Since 2002, daily Florida political news and commentary


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Welcome To Florida Politics

Thanks for visiting. On a semi-daily basis we scan Florida's major daily newspapers for significant Florida political news and punditry. We also review the editorial pages and political columnists/pundits for Florida political commentary. The papers we review include: the Miami Herald, Sun-Sentinel, Palm Beach Post, Naples News, Sarasota Herald Tribune, St Pete Times, Tampa Tribune, Orlando Sentinel, the Daytona Beach News-Journal, Tallahassee Democrat, and, occasionally, the Florida Times Union; we also review the political news blogs associated with these newspapers.

For each story, column, article or editorial we deem significant, we post at least the headline and link to the piece; the linked headline always appears in quotes. We quote the headline for two reasons: first, to allow researchers looking for the cited piece to find it (if the link has expired) by searching for the original title/headline via a commercial research service. Second, quotation of the original headline permits readers to appreciate the spin from the original piece, as opposed to our spin.

Not that we don't provide spin; we do, and plenty of it. Our perspective appears in post headlines, the subtitles within the post (in bold), and the excerpts from the linked stories we select to quote; we also occasionally provide other links and commentary about certain stories. While our bias should be immediately apparent to any reader, we nevertheless attempt to link to every article, column or editorial about Florida politics in every major online Florida newspaper.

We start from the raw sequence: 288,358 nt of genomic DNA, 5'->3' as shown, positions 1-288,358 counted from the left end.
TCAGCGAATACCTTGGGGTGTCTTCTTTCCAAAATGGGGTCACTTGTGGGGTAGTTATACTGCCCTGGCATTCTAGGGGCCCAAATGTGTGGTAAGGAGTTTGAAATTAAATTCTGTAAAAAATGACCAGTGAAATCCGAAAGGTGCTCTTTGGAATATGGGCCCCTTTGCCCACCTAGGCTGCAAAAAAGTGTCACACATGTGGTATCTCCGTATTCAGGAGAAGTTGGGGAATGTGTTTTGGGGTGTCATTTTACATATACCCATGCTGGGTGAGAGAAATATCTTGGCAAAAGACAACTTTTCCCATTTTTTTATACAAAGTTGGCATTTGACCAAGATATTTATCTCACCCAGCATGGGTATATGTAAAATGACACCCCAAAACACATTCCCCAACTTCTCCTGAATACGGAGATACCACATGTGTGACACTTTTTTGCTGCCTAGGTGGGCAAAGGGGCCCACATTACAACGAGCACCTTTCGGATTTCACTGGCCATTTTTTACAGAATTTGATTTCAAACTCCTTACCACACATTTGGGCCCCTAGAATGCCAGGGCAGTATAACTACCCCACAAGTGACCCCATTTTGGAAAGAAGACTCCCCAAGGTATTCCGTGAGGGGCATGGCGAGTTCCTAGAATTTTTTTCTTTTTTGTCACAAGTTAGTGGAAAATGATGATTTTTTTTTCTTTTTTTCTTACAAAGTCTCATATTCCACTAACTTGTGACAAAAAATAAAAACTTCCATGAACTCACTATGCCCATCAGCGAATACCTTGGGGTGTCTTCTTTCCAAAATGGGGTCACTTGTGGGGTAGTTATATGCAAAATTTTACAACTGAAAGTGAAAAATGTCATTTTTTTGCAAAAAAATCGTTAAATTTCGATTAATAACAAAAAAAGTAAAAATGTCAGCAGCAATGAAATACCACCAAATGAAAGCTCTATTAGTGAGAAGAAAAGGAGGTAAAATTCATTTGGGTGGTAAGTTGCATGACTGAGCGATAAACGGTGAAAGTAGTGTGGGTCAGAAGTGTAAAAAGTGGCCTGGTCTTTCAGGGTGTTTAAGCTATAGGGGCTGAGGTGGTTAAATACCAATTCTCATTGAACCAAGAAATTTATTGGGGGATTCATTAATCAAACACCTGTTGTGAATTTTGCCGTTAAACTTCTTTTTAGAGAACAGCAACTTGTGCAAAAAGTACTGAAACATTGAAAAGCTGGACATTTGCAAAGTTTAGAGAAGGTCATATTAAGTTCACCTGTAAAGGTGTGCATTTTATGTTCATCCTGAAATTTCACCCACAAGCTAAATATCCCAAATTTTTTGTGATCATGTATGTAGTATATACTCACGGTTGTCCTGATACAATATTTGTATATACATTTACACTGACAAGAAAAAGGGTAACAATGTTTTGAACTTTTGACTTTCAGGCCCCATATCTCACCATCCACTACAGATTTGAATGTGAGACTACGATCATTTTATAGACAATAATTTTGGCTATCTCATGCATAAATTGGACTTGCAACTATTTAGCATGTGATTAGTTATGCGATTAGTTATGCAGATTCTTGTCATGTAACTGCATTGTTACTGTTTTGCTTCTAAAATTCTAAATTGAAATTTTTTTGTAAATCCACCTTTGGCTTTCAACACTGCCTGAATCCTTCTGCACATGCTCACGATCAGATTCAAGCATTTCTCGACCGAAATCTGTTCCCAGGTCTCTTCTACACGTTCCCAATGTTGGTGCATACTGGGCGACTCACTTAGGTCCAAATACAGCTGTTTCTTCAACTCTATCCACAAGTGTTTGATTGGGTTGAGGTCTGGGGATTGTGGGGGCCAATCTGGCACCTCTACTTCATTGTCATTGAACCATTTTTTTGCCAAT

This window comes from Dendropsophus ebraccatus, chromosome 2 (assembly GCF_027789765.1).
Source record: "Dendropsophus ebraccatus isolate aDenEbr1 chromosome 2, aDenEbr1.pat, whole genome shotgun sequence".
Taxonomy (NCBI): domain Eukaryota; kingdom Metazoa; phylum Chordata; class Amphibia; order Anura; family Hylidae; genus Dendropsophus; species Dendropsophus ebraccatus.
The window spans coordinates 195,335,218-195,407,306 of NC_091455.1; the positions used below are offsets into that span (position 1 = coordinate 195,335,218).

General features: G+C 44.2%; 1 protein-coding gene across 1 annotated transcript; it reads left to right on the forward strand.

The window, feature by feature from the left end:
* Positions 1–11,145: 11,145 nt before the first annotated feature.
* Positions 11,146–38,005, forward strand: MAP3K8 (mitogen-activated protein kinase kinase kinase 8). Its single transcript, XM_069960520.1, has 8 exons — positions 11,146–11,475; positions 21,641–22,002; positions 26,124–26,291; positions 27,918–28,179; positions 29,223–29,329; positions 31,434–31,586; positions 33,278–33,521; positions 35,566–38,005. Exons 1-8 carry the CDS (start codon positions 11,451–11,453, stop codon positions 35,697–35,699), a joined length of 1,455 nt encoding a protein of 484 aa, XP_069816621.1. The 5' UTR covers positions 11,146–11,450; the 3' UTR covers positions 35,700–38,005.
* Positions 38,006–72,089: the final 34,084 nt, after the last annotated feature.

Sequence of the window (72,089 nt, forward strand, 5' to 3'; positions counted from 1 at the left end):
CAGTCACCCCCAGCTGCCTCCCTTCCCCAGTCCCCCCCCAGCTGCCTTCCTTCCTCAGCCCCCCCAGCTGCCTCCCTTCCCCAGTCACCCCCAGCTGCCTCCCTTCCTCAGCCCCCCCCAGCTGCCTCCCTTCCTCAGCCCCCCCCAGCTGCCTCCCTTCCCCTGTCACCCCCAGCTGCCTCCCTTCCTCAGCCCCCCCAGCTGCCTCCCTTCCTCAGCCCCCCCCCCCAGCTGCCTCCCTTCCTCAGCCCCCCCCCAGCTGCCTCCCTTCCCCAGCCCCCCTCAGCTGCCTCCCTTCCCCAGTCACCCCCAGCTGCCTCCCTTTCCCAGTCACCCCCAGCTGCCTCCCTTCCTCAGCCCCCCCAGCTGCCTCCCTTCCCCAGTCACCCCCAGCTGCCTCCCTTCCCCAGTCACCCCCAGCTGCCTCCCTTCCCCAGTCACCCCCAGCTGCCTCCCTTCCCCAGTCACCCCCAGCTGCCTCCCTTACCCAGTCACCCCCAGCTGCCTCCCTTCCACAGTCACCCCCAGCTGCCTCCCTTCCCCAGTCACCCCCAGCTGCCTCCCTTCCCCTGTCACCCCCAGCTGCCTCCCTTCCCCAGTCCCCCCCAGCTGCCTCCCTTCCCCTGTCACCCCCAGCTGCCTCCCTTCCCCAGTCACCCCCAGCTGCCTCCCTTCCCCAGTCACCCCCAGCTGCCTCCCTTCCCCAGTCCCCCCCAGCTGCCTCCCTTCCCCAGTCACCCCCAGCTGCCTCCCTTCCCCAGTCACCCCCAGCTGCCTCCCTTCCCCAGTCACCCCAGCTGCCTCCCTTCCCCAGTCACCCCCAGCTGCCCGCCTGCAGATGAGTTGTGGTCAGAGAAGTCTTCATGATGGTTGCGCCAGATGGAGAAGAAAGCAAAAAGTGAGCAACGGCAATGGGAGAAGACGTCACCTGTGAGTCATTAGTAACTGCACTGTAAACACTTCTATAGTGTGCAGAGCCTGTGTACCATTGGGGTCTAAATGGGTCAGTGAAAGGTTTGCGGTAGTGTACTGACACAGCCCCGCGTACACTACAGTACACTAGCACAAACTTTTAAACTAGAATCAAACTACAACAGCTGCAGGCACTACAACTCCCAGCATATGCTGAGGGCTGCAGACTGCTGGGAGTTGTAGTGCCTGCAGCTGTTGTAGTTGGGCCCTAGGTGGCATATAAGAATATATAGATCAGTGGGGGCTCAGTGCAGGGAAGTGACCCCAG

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The Blog for Tuesday, April 17, 2007

"Day of Reckoning"

    "Following weeks of public hype and private persuasion, House Speaker Marco Rubio will finally have his tax-cutting plan debated today by state representatives, who will hash out two separate pieces of legislation, propose more than 20 amendments and finally answer a long-standing question:"
    Will Rubio have the votes to get the measure passed out of his own chamber?

    Chances are he does -- but it won't be easy.
    As for Rubio's RPOF support for his plan, GOPer
    state senators -- annoyed that the state GOP was supporting Rubio's plan to the detriment of their own -- persuaded the party on Monday to take down the website promoting the House plan, nomorepropertytaxes.com.

    ''The purpose of the website was to get people to talk about property tax reform and, now that all Republicans are in agreement that we all need real reform, we decided it had run its course,'' said Jeff Sadosky, a spokesman for the Republican Party of Florida.

    Now, without the backing of the party, Rubio is relying on organized support from more than 1,000 angry property owners who are expected to show up at the Capitol today to protest their property taxes. A quarter of them -- 250 from Miami-Dade County -- are being bused to Tallahassee by mortgage brokers and the Latin Builders Association, who see the House plan as a sure-fire way to revive their struggling businesses.
    "It's day of reckoning for Rubio's tax plan". See also "Group heads to Tallahassee in search of tax relief".